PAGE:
Three years ago, ESPN agreed to pay the Southeastern Conference what was thought to be a premium rights fee, in part, to prevent the league from starting its own network.
Now, with the conference adding new schools, the concept of a conference channel is back on the table. Several industry sources say the SEC and ESPN are expected to explore such a channel over the next year or two as they modify their media rights deal to account for the addition of Texas A&M and, potentially, Missouri.
The SEC’s deal with ESPN came in 2008, before schools began to switch conferences — and before the Pac-12’s $250M-a-year deal came about.
Neither the SEC nor ESPN would comment. But sources said the launch of any channel still is years away because the SEC has deals in place to distribute games to Fox Sports Net, Comcast SportsNet and over-the-air channels via the syndicated package. The conference needs those games to start a channel.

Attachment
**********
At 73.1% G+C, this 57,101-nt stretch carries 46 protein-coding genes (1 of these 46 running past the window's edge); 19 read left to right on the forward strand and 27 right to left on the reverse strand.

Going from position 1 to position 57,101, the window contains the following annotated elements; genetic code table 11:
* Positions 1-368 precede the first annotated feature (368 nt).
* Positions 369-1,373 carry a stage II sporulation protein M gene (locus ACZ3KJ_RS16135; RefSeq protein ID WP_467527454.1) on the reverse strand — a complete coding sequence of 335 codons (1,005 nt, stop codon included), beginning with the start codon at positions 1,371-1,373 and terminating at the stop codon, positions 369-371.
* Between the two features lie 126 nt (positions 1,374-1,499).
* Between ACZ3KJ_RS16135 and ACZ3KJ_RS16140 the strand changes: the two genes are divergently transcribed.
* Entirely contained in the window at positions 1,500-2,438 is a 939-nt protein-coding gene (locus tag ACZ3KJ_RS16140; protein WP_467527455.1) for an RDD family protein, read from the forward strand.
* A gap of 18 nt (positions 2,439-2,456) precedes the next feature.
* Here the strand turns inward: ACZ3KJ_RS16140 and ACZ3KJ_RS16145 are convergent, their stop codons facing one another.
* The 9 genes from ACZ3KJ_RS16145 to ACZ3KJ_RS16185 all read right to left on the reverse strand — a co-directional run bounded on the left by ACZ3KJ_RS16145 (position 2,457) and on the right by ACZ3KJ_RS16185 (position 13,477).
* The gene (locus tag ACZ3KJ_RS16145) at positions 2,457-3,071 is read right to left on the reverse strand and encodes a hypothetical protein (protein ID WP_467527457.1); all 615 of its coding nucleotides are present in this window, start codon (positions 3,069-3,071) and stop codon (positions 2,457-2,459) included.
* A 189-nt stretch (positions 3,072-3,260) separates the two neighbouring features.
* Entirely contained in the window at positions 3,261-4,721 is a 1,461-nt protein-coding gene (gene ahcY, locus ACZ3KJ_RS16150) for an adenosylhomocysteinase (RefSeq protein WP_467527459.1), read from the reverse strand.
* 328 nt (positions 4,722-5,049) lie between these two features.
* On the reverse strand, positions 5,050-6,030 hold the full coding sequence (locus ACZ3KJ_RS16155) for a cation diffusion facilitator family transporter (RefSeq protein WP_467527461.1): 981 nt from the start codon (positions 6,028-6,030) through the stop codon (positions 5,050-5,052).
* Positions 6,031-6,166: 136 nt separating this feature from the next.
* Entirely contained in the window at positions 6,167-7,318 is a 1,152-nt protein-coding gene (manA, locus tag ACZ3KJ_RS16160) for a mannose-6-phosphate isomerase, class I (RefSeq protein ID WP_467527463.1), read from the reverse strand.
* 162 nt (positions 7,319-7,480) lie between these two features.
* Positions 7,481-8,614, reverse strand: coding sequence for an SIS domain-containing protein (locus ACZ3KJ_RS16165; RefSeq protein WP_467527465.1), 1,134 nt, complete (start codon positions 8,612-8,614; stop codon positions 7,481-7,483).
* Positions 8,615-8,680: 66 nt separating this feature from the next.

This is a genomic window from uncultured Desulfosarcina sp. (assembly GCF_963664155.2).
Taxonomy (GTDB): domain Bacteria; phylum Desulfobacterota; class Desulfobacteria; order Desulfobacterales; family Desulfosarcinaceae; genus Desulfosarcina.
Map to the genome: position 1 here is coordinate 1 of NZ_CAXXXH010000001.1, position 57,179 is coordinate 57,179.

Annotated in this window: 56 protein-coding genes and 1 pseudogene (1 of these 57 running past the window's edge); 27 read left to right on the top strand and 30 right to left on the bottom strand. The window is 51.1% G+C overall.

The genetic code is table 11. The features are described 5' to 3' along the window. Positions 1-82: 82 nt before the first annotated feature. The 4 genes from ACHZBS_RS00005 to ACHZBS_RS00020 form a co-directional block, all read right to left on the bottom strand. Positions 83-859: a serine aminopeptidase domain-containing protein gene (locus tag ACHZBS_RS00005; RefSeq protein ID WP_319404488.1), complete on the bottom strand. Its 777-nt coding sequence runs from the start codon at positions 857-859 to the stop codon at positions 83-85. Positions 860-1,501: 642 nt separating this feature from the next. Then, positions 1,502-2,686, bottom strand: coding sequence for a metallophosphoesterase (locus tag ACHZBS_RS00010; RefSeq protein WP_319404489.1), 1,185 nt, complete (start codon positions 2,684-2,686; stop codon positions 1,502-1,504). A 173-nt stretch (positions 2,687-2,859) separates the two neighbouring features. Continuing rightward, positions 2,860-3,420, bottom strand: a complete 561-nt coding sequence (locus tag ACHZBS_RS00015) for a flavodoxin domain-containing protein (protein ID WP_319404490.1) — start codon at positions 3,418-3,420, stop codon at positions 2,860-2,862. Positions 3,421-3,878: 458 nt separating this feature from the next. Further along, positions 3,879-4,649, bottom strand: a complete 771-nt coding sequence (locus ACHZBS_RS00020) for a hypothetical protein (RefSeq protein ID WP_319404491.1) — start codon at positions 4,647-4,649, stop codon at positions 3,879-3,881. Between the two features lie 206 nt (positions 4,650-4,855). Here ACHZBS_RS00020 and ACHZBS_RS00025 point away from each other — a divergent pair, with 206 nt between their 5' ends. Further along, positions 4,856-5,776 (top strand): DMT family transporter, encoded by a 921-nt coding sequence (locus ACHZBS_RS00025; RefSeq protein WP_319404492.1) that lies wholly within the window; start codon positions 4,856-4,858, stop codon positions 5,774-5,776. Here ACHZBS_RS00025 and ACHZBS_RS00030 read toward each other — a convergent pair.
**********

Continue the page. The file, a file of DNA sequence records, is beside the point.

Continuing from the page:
The SEC’s newfound interest in its own network marks a stunning turnaround from the summer of 2008, when the SEC and ESPN agreed to $2.25 billion over 15 years, or $150 million a year. Back then, the future of the Big Ten Network, which launched in 2007, wasn’t as bright, as it struggled for distribution. Plus, no one anticipated the Pac-12’s blockbuster $250 million-a-year deal.
The SEC looked into starting its own network, as well. But its ESPN agreement, combined with an earlier CBS deal, both signed in 2008, had the conference poised to collect an average of $205 million a year over the 15 years.
The numbers were mind-boggling at the time, high enough for the SEC to put its channel plans on the shelf. In fact, its agreement with ESPN included a vow by the conference not to start its own network.